Business Standard has a Op.Ed. piece by T. N. Ninan, based on his speech at the launch of a book on India’s economic reforms dedicated to India’s Prime Minister. I would love to get a copy of his full speech. He makes great points:
is there wiggle room for reform? I think there is. First, we must learn from homeopathy, and the importance of small doses. I am told that Gujarat raises its power tariff by two per cent every quarter; no one notices and no one protests. It seems to me that we can do that for petroleum pricing, and for pricing reform in general.
Second, we have to find a way to get beyond positions adopted out of fear of change or because of ideological bias. As the Chinese would say, feel the stones as you cross the river. For instance, introduce income transfers through pilot projects, then do state-level changes that demonstrate how money gets saved, and then commit to a national roll-out. It is hard to sustain ideology-driven opposition when the proof of the pudding is there in the eating.
Third, since politicians and civil society leaders do not like being told that poverty is declining, we must assure them that the poor will always be with us. How? By making poverty a relative and not an absolute definition;
Finally, reform has not yet got a political constituency even after 21 years because we talk of the fiscal deficit, of tariff walls, of public debt, of monetary policy and other arcane things that mean nothing to ordinary people. The market for change exists and grows only if it is linked to the market for votes. Instead of power sector reform, why not offer guaranteed electricity supply, at lower cost?
how about making jobs the centrepiece of the inclusion debate? [Link]
Niranjan’s piece on the decisive turns in Chinese macro-economic policies resonates well with Ninan’s speech/piece:
The data shows that the difference between growth rates in the two countries converge towards the end of every decade, but then something happens that allows China to accelerate relative to India all over again. It would be premature to speculate about a causal link, but it is worth mentioning that each moment at the bottom of the valley broadly coincided with political change and a fresh economic push in China.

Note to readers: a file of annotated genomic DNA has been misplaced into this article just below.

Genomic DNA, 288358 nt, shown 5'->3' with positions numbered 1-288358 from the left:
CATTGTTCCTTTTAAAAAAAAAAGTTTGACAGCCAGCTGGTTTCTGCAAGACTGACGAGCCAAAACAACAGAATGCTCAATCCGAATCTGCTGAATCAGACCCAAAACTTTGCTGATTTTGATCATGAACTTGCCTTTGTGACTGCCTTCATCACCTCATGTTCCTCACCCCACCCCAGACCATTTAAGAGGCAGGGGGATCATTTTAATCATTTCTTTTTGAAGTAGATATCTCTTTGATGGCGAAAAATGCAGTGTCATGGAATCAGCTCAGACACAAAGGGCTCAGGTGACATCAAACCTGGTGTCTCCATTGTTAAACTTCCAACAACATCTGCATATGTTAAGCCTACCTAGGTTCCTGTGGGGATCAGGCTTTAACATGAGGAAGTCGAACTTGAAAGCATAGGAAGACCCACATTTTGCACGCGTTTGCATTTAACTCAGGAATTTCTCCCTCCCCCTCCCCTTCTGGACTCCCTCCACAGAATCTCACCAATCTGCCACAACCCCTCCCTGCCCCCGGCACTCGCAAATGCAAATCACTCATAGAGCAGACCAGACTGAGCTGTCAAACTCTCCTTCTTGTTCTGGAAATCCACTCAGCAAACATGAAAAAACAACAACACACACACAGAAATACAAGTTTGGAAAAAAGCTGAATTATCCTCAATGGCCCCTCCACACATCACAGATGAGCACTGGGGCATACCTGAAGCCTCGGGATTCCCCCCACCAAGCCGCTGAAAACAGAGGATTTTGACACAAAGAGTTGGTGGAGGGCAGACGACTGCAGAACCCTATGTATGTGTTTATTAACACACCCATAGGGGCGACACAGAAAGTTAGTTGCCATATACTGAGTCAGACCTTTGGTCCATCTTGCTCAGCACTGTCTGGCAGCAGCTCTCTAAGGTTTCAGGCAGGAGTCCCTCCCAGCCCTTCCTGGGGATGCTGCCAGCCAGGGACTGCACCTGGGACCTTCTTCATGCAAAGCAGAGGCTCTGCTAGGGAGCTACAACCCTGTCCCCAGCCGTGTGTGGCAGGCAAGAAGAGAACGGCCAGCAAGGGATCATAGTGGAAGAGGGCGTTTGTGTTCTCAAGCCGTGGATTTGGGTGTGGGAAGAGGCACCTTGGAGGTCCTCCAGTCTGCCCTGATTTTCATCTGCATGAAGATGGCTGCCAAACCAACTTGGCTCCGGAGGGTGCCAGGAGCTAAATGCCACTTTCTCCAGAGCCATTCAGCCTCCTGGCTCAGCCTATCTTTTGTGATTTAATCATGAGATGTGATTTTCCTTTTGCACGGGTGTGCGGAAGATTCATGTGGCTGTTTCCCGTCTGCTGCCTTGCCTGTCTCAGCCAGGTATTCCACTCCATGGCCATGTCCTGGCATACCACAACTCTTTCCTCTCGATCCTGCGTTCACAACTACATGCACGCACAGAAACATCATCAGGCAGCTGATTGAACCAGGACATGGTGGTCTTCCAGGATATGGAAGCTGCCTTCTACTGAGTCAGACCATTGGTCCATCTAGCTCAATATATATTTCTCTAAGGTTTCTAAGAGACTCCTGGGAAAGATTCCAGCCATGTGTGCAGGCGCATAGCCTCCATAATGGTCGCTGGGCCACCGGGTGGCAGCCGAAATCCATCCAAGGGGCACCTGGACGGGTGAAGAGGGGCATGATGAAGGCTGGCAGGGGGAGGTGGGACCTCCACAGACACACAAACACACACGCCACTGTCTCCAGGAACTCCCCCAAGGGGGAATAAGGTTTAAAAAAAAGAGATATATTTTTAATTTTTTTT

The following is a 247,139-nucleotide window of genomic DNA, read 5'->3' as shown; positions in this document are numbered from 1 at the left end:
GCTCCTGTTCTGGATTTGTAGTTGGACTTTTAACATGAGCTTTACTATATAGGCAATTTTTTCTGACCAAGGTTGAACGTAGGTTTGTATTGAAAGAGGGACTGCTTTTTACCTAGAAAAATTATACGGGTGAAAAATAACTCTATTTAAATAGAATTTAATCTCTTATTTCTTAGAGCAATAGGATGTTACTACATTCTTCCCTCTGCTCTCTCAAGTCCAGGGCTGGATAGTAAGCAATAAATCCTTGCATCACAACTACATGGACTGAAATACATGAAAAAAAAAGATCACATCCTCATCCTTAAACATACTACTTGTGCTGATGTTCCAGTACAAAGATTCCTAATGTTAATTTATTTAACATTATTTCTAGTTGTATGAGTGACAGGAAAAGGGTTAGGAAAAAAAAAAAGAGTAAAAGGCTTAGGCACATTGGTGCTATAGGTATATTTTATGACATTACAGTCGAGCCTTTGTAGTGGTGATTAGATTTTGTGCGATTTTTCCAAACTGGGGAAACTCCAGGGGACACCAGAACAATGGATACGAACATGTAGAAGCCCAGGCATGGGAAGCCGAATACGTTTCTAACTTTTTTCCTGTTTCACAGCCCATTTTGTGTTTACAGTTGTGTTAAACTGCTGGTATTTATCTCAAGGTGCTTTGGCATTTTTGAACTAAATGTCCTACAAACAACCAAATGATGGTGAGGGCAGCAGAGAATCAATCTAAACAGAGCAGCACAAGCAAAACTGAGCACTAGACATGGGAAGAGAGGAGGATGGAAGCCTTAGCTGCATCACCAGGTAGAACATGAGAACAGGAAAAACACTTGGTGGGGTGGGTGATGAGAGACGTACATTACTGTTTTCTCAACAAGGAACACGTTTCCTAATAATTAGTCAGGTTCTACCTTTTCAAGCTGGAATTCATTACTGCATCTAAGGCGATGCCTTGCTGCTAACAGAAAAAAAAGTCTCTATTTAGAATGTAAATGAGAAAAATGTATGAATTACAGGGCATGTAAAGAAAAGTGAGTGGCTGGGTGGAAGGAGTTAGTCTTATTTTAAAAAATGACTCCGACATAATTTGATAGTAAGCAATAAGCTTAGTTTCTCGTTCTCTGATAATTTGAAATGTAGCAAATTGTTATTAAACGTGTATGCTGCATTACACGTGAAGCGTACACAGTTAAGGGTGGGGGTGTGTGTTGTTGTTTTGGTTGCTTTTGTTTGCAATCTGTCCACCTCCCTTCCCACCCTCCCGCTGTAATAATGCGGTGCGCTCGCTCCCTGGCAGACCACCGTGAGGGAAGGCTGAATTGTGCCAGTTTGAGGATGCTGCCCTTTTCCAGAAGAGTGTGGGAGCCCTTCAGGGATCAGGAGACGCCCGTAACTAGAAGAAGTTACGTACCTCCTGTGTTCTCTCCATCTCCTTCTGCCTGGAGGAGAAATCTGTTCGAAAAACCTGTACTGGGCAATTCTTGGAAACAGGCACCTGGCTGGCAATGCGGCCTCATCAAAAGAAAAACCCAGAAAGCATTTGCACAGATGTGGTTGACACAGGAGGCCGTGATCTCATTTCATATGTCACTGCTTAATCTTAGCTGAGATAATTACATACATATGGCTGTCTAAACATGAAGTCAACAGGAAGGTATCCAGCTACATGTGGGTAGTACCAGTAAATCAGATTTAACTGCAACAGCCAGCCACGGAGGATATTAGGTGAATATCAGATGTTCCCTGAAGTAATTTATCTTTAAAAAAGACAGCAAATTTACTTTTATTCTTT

At the end of the 1970s, Deng Xiaoping had consolidated his powers after defeating the Maoist Gang of Four; he began opening up the Chinese economy by dismantling collective farms, allowing more price flexibility for manufactured goods and inviting foreign investments into special economic zones.
Ten years later, after the massacre at Tiananmen Square, Deng nominated Jiang Zemin as the next head of the Communist Party, and then undertook a famous tour of the southern provinces in 1992 to provide a new push to economic reforms.
At the turn of the century, Jiang and Zhu Rongji took China into the World Trade Organization, reduced red tape, cut tariffs, privatized and dismantled parts of the old social welfare system. And now, as the next leadership prepares to take charge, there are moves to make the yuan an international currency, move up the value chain, and focus more on domestic consumer demand as a growth driver.
This Reuters news-story buttresses the point that Niranjan makes:
China is at a promising moment for speeding up interest rate and exchange rate reforms, the central bank’s statistics department said in a report published Tuesday, following the latest move to make the Chinese currency more flexible.
BS also features an editorial on the letter that Mr. Sharad Pawar (India’s Minister for Agriculture) had written to the Prime Minister on the anti-farmer policies of the government. He is spot on. This is a throwback to the Seventies. India has always talked the big talk on villages, villagers and farmers but invariably sold them short.
As T. N. Ninan wrote in another piece on April 7th, citing Lee Kwan Yew, the former Minister Mentor and Singapore PM, China walks while India talks. Exaggerated, no doubt but it is largely true.